Friday, May 22, 2009

postcard from egypt

With only four days in Egypt, and half of day one spent trapped on the world's least punctual ferry, our intentions to explore the less visited Western Egypt have been scrapped.

Finally getting out of port at 11pm, we barter a taxi driver down from ₤5 to ₤2 (we probably could have got it for ₤1.50 if we had really pushed) to take us the 6km drive to some nearby budget accommodation.

Luckily, it (New Soft Beach Camp in Tarabin, should you ever be in the area) is great. Sleeping in beach huts on a gorgeous beach, with a gorgeous spanish omelette breakfast, and only five guests staying in the whole place? Yes please. And all for about ₤4 each? Idyllic.

The next day we find ourselves in Dahab. The reworked plan for Egypt is now to unwind for a couple of days on the beach to round off the first leg of the trip. For this privilege we are paying the cheapest accommodation I have ever been granted: ₤1.80 for the night. Again, as it isn't peak season yet, there's a feeling of having the town to ourselves.

Cairo, then, has been planned so that we arrive early morning (6:30am) off an overnight coach, see the Pyramids, then fly out again the very same afternoon. Neither of us is particularly keen to see the city, it doesn't have a good reputation.

Said reputation seems fairly justified. Most upsettingly, every guy (and it is the men, the women of this comparatively liberal country are friendly and fun) who strikes up conversation with us is guaranteed to eventually try to sell us something.

Again, we've been warned not to expect too much of the Pyramids themselves. Undeniably impressive themselves, the illusion is somewhat ruined by their location not in the middle of the desert, but in a Cairo suburb, adjacent to a big coach park, and swarming with the most sophisticated touts I've yet come across.

The Touts of the Giza Pyramids methodology
"Hello Sir, would you like me to take your photo with the Pyramid?"
"No Sir don't worry, it is for free"
"Sir, the photo would look very cool if you wore this Arabian headscarf in it. Try it on please"
"No Sir, of course I do not want your money"
"Sir, you should come here and climb atop this camel, then the photo will look really good"
"No Sir, it is for free, for free"
Oh yes Sir, this is a good photo. Perhaps we go for a little walk on the camel now?"
"No no Sir, no problem. It is free, it is free."
"Sir did you enjoy that ride? That will be ₤5 please"
"Sir I can not let you down from the camel until you have paid for your camel ride"
"Sir you must pay for your camel ride"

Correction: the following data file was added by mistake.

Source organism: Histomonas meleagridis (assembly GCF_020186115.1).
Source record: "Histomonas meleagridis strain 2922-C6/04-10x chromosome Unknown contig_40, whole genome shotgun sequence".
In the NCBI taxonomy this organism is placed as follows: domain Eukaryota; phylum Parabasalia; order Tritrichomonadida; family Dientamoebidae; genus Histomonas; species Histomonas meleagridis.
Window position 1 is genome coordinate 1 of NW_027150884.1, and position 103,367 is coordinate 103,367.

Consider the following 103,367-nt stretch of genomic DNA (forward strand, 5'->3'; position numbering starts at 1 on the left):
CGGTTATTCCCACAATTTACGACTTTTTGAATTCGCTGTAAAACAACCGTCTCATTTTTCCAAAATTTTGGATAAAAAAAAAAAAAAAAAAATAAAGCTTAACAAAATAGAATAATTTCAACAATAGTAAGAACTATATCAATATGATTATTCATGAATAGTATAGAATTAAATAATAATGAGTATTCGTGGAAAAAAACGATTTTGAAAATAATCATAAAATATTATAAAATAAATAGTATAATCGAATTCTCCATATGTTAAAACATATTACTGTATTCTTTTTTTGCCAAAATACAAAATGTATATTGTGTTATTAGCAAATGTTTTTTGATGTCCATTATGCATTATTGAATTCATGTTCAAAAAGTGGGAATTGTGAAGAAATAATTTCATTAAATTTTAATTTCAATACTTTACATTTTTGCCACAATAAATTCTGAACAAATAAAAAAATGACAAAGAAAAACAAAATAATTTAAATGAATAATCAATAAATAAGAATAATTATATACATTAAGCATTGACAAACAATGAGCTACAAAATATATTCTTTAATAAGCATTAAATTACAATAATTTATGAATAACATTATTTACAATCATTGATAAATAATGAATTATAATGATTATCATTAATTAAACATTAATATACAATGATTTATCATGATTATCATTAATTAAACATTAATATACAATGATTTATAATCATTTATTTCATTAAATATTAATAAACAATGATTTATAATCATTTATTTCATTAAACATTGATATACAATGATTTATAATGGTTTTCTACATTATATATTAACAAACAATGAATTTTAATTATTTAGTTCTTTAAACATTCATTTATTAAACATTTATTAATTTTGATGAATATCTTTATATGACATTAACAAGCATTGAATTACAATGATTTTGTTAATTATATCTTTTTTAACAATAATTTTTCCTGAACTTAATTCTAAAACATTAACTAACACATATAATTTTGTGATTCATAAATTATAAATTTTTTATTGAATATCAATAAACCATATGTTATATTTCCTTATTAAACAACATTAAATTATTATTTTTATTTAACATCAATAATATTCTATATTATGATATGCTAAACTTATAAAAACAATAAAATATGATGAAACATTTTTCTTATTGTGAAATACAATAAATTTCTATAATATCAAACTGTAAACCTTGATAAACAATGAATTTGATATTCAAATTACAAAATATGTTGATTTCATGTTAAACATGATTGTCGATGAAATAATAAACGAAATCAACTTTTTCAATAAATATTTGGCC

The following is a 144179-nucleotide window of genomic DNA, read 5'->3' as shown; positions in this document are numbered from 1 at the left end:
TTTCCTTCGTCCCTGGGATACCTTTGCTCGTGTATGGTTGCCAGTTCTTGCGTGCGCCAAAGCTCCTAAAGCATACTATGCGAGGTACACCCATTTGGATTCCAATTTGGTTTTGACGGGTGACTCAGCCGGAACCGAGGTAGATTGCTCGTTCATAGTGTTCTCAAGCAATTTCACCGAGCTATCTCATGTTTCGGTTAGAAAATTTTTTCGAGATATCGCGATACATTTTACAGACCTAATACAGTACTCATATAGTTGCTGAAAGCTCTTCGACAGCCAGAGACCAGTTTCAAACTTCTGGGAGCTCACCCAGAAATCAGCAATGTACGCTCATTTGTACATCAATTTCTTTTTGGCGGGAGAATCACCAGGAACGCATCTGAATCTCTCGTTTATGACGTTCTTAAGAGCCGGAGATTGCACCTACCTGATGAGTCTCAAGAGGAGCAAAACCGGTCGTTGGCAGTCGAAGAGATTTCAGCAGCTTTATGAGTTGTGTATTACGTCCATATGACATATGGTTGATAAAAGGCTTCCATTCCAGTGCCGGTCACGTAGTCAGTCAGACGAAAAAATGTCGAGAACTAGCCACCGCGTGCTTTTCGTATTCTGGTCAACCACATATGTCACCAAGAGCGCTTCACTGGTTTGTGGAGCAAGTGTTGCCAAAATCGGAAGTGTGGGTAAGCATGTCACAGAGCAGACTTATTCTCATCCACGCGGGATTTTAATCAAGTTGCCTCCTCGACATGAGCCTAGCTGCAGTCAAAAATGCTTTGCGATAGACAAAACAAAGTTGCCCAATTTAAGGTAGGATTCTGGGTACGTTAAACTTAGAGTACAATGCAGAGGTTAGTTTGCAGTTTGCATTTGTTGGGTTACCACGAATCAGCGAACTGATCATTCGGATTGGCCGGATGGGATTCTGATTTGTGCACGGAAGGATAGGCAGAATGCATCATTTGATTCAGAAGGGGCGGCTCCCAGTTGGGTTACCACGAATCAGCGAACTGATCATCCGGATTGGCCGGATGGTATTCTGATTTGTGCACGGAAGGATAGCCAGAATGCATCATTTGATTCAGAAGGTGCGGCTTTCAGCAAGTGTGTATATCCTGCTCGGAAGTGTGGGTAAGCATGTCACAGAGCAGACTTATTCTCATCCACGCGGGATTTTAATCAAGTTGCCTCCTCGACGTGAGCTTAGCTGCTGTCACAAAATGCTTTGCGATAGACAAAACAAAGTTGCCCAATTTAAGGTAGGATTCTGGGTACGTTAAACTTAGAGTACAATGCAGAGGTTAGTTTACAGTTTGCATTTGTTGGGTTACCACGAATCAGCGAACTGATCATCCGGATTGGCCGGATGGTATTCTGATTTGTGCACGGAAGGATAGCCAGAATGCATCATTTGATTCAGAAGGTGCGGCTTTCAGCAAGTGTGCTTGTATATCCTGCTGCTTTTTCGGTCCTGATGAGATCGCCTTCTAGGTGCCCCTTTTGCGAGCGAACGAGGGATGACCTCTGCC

"No Sir I cannot let you down"
"The Police, Sir? (Begrudgingly ushers camel to the ground)"

(please note that this tale comes from Simon, my zero-tolerance policy on touts remained steadfast throughout)

Still, we're glad we did see the Pyramids, and going inside one of them was the most humid, claustrophobic, sweatiest experience of my life.

And then, it is time to leave the Middle East. The second leg of our trip has undergone major restructuring: word on the road is that Vietnam has been spoilt by a massive influx of tourism recently (a predicament I'm content to blame on King Tory himself Jeremy Clarkson, and the rest of his Top Gear goons), and we have less time for our trip after Japan than we had originally planned (just over three weeks) so we've instead decided to see Malaysia and Thailand rather than the original Vietnam > Cambodia > Laos > Thailand route.

That's all in the future though, and first we've got the matter of a flight to Japan to deal with. Aboard a plane on which we are the only two white people, the (half full anyway) aircraft crew treat us first to seats with extra legroom, then to a full second meal after we had just finished our first one. To top it all off, the in-flight movie is Slumdog Millionaire, a film I've been desperate to see since it rampaged the Oscars a few months back.

(Direct Youtube link)

Top flight, Egypt Air, thanks. We arrive in Tokyo jet-lag free, refreshed, and prepared for a major cultural change of scenery.

Wish you were here,

Egypt rating: 6.5/10
Friendliest person: Enjoying a bit of a song and dance with the group of 10 girls at the Pyramids.
Scariest moment: Losing sight of Simon as he got taken off on the back of a camel, hours before our flight.
Most beautiful sight: The Pyramids - from certain angles.
The Soundtrack: Fleet Foxes - Fleet Foxes.
Still to come: Japan, Malaysia, Thailand, Glastonbury festival.

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